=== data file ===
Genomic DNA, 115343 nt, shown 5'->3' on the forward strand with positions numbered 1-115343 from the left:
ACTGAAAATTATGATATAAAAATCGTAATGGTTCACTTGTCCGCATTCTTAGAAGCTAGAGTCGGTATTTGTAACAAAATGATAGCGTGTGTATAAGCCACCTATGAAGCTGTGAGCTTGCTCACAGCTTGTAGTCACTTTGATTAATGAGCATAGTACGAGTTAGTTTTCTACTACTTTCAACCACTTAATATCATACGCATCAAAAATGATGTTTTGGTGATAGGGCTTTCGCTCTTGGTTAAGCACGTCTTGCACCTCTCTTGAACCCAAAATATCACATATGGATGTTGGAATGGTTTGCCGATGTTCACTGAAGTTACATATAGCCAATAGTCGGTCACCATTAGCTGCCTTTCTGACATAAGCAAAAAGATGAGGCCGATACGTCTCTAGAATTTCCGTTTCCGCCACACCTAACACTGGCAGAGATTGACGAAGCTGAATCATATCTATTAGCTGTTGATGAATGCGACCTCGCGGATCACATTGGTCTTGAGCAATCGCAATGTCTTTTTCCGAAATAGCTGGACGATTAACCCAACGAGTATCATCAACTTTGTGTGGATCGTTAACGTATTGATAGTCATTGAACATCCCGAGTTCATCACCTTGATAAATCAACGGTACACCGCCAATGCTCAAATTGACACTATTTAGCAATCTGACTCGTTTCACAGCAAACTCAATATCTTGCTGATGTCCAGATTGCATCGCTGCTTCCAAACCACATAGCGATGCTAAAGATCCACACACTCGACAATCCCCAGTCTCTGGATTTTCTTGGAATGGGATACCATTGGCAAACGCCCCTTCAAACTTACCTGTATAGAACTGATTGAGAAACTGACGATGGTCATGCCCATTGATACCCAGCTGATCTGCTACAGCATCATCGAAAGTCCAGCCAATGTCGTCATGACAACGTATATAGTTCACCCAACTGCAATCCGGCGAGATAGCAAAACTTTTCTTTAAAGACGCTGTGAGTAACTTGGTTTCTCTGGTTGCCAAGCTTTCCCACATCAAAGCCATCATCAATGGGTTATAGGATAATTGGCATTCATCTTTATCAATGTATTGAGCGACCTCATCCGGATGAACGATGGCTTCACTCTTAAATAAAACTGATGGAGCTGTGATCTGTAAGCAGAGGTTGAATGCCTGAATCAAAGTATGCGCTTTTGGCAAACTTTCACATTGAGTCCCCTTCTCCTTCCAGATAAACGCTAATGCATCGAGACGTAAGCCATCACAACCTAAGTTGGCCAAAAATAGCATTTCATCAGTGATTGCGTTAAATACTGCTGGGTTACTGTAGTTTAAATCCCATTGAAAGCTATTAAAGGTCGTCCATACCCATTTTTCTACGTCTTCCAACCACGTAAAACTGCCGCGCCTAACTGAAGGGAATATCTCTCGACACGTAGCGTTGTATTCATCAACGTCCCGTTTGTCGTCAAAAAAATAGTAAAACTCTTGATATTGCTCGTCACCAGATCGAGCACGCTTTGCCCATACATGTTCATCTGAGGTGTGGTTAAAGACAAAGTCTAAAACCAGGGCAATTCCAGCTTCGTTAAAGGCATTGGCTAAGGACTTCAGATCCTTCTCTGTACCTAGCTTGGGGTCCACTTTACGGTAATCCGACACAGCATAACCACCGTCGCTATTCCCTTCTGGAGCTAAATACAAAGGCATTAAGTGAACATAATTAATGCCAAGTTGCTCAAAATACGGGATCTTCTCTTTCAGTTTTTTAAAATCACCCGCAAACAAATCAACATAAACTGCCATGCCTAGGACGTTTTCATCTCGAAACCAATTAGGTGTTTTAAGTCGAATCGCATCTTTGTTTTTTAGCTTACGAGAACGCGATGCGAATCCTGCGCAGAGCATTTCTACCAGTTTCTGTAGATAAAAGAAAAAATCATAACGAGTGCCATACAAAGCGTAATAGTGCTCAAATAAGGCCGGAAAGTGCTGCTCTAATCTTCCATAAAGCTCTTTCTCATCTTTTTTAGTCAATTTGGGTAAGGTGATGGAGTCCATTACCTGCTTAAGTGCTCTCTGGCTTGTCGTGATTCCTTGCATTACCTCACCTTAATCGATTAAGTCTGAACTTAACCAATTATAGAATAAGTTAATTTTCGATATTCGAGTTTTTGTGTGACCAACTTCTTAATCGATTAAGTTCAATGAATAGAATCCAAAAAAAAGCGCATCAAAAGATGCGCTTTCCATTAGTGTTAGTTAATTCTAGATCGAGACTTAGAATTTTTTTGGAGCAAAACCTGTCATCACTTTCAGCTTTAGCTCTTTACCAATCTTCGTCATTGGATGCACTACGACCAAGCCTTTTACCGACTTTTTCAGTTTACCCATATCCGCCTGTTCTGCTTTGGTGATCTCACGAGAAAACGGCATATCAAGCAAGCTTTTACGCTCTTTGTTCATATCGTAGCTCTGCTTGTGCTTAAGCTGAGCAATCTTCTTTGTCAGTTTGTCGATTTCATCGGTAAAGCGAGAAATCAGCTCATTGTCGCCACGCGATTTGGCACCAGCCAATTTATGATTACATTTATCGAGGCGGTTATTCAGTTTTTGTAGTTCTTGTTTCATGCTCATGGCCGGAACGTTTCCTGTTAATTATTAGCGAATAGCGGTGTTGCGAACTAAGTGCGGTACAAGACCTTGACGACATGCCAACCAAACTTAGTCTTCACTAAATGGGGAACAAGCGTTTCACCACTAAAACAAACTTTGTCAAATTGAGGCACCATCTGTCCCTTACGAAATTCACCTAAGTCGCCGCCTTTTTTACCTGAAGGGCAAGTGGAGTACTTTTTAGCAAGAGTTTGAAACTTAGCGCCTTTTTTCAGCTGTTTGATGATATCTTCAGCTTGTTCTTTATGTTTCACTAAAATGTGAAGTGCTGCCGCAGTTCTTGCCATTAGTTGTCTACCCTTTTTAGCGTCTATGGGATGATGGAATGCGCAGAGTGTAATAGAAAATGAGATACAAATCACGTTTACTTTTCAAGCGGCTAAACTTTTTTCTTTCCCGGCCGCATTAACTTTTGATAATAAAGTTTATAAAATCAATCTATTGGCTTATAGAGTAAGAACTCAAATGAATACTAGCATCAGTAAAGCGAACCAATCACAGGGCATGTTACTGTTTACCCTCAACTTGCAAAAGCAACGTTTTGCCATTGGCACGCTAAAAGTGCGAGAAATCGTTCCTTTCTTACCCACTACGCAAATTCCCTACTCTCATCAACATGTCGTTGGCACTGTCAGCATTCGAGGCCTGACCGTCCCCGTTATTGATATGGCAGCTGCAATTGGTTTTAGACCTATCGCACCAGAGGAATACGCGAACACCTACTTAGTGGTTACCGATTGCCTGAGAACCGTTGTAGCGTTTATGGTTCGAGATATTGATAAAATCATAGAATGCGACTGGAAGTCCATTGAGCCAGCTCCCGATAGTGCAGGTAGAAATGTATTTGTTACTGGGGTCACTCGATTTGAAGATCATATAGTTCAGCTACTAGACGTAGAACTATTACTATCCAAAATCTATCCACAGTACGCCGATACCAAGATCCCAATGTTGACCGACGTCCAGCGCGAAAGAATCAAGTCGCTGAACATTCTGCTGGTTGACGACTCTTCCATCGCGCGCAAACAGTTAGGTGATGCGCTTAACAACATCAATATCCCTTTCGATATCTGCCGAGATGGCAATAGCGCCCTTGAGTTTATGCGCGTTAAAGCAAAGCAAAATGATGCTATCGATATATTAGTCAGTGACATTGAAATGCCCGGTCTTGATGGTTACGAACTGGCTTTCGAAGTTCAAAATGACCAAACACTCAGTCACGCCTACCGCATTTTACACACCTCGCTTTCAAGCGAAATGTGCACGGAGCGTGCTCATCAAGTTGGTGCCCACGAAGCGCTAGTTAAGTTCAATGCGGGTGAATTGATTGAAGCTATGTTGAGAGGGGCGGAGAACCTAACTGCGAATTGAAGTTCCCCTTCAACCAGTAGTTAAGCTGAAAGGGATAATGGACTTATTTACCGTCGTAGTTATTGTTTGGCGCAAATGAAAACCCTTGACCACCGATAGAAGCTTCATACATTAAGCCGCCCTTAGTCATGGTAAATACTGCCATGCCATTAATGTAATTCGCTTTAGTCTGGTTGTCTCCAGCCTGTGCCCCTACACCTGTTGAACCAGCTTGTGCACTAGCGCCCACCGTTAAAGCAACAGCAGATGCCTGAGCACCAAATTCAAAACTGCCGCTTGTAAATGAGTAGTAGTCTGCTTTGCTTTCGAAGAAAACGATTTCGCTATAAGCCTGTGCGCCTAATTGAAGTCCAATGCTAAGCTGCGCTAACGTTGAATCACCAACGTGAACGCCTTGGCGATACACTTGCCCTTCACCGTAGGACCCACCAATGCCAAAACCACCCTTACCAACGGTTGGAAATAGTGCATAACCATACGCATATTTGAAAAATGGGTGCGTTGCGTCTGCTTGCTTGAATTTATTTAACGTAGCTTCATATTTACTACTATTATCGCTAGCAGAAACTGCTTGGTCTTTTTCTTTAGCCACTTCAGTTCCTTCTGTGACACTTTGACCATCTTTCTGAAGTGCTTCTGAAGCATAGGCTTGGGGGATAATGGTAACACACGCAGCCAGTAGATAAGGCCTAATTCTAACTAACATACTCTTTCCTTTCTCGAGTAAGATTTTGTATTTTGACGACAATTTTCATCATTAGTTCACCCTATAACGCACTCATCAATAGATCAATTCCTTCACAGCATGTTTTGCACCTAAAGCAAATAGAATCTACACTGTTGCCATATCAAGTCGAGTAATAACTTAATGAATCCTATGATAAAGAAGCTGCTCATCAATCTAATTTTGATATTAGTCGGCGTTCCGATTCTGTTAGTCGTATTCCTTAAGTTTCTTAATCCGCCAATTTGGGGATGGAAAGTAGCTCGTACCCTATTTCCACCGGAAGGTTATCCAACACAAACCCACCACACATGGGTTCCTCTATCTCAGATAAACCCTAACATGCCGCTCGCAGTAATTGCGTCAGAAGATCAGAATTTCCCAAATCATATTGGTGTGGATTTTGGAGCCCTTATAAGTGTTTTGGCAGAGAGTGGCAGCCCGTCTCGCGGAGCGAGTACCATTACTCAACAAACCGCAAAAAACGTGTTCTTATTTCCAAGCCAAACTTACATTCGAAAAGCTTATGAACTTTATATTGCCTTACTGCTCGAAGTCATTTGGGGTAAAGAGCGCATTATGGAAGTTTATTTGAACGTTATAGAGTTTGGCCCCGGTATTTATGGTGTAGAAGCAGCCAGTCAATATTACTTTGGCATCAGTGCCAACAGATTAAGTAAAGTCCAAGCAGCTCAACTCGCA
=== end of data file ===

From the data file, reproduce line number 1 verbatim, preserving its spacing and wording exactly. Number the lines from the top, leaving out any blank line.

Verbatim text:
Genomic DNA, 115343 nt, shown 5'->3' on the forward strand with positions numbered 1-115343 from the left: